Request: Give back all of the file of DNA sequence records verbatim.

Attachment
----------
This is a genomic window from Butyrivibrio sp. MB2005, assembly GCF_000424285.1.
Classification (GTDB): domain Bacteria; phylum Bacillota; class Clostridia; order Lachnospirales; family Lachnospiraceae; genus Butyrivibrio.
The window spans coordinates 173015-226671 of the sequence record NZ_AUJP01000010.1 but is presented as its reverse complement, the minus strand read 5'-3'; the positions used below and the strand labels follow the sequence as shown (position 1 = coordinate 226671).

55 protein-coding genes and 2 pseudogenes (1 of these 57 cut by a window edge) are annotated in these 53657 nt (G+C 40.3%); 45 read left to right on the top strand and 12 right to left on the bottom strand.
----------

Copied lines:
This is a genomic window from Butyrivibrio sp. MB2005, assembly GCF_000424285.1.
Classification (GTDB): domain Bacteria; phylum Bacillota; class Clostridia; order Lachnospirales; family Lachnospiraceae; genus Butyrivibrio.
The window spans coordinates 173015-226671 of the sequence record NZ_AUJP01000010.1 but is presented as its reverse complement, the minus strand read 5'-3'; the positions used below and the strand labels follow the sequence as shown (position 1 = coordinate 226671).

55 protein-coding genes and 2 pseudogenes (1 of these 57 cut by a window edge) are annotated in these 53657 nt (G+C 40.3%); 45 read left to right on the top strand and 12 right to left on the bottom strand.